The presumptive presence of this AED in the urine of our patient was further confirmed by adding increasing amounts of vigabatrin (i.e., 0, 500, 1500, and 7500 μmol/g creatinine) into aliquots of a control urine sample before UV analysis by the automated liquid chromatography amino acid analyzer. In the control urine sample, endogenous tryptophan eluted at 76.81 min. For the samples with added vigabatrin, the relative retention times were 76.86, 76.54, and 76.37 min for native tryptophan, and 77.82, 77.67, and 77.62 min for vigabatrin. The vigabatrin peak appeared immediately after the tryptophan peak in each of these samples, a result consistent with the 77.22-min elution time of the unknown interfering peak in our patient's urine. This assignment is supported by the relative proximity of the elution time for the purported vigabatrin interferent to the structurally analogous GABA (i.e., 75.40 min). Of note is that although the AED concentrations tested in these in vitro experiments were not sufficiently high to completely obscure the tryptophan peak, it is clear that the potential for such a scenario would exist at higher in vivo urine concentrations. Additionally, the limited sample volume precluded quantitative assessment of GABA, β-alanine, and β-aminoisobutyric acid by LC-MS/MS. Thus, our assignment of the increases in these amino acids to vigabatrin therapy was based on the literature (1, 2).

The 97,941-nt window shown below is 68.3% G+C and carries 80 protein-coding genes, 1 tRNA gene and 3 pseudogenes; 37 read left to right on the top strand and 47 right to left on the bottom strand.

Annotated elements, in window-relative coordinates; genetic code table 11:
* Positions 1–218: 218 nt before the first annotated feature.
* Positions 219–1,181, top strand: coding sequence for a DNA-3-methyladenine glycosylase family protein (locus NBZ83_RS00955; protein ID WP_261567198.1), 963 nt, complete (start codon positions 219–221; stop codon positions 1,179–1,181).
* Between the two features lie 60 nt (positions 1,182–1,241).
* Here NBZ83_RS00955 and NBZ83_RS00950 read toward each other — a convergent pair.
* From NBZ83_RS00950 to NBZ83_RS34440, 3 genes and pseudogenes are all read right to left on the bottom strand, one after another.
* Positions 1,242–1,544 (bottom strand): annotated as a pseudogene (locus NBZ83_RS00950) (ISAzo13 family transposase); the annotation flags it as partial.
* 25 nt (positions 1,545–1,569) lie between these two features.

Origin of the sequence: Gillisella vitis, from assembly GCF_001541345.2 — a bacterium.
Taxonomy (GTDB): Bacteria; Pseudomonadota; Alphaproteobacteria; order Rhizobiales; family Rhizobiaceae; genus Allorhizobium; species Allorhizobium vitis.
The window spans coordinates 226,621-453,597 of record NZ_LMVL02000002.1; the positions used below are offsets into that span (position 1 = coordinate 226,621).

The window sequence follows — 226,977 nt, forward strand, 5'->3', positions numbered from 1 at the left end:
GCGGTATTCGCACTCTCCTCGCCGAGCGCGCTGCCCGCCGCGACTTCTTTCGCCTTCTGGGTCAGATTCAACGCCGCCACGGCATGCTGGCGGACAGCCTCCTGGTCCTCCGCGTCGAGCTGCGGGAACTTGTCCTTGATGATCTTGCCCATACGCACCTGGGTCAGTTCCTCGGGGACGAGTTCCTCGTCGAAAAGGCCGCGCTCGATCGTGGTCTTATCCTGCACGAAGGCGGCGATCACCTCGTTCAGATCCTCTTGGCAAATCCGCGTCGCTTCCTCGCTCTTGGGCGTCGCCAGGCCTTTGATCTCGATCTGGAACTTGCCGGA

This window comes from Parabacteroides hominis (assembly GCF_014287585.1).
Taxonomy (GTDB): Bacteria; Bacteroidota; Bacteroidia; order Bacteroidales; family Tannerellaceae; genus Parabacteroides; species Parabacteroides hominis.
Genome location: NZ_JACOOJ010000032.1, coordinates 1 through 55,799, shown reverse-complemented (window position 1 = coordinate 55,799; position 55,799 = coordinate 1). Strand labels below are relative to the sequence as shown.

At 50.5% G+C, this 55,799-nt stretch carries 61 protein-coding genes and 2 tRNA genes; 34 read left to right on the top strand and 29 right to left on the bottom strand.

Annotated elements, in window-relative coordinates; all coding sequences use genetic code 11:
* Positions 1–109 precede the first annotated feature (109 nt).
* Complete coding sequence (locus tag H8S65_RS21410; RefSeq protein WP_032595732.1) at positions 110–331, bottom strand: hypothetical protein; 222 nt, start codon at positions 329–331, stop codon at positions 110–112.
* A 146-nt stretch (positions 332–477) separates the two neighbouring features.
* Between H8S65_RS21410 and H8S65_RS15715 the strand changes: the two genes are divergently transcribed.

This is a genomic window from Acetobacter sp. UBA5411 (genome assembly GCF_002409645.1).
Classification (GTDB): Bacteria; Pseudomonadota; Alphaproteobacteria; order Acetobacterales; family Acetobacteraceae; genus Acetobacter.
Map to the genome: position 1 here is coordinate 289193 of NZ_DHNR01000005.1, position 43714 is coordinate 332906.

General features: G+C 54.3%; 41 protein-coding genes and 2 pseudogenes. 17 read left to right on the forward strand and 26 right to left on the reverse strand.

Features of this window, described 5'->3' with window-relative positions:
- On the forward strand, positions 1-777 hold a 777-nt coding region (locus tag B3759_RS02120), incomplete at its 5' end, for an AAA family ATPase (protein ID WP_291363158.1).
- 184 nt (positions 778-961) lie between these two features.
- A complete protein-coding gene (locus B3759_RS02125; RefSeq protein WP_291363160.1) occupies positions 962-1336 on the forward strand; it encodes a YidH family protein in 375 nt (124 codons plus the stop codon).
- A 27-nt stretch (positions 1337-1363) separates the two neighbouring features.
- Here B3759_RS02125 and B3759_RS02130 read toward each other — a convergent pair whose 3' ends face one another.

This case highlights vigabatrin's influence on urinary amino acid concentrations. In addition, it illustrates that knowledge of the ninhydrin-based chemical derivatization used within this amino acid analyzer provides the ability to distinguish potential interfering compounds according to their respective chemical structures and physicochemical properties. A careful review of both patient medications and the literature, especially with treatments that use recently approved therapeutics, should remain standard practice when laboratory results do not fit the patient's clinical picture. Given the widespread use of this assay for metabolic screening, particularly in pediatric settings, these tenets should reduce the risk of false chromatogram interpretations. Finally, as demonstrated through the incremental value gained, a wider acceptance and implementation of rapidly emerging quantitative LC-MS/MS amino acid protocols (6–9) may lead to a reduction in misdiagnoses of rare metabolic disorders.